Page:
During that hidebound decade, the fields shared 70% of their nominees. For the first and only time, the nominees across the two categories were identical in 1993, the year that no song or recording was apparently better than Eric Clapton’s straight-to-adult-contemporary-radio standard, “Tears In Heaven.” Every Song Of The Year winner was nominated for Record Of The Year in the ’90s; the reverse isn’t true only because Whitney Houston’s “I Will Always Love You” is a Dolly Parton cover. While hip-hop, rock, pop, and country were exploding in ecstatic new directions, the Recording Academy regarded music with blinders — five or six songs, all the music that must have mattered in a year.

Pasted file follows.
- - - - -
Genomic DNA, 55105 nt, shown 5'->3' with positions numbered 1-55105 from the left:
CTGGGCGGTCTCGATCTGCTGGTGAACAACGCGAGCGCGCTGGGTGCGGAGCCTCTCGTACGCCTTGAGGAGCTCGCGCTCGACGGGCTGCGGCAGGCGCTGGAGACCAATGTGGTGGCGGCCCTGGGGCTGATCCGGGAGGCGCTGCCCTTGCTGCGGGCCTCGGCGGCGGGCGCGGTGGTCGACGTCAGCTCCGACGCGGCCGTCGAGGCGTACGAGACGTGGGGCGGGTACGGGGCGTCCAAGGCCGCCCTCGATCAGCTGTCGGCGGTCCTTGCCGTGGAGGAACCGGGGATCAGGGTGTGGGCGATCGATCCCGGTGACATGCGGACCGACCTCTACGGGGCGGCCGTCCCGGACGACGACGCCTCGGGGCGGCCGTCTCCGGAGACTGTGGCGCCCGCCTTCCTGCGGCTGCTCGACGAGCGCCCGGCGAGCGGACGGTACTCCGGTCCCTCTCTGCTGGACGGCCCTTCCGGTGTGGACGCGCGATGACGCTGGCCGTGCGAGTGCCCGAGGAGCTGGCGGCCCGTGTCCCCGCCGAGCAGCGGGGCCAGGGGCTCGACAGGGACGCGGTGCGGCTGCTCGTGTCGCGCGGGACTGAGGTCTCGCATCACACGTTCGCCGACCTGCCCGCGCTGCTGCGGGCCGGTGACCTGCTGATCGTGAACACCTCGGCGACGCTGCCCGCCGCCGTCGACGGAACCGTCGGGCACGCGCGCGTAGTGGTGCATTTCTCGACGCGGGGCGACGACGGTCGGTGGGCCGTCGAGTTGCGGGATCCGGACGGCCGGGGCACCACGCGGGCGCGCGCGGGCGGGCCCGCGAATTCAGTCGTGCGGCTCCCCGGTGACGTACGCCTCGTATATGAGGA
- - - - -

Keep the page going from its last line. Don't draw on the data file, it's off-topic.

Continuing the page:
A respite came: With the music industry scrambling to redefine itself in the wake of digital piracy and slumping physical sales after the turn of the millennium, the two fields actually diverged throughout the ’00s. During a three-year span in the middle of the decade, from 2004 to 2006, the winners in these two categories never matched, the first time that had happened since the late ’70s. And for the only time in Grammy history, the fields shared no nominees at all in 2005 and only one each in 2004 and 2006 — no other moment in Grammy history starts to come close to such differentiation, making it a mathematical anomaly so flagrant you wonder if someone had called foul. Or perhaps the disarray in the industry truly pulled more chairs to the typically uncrowded table.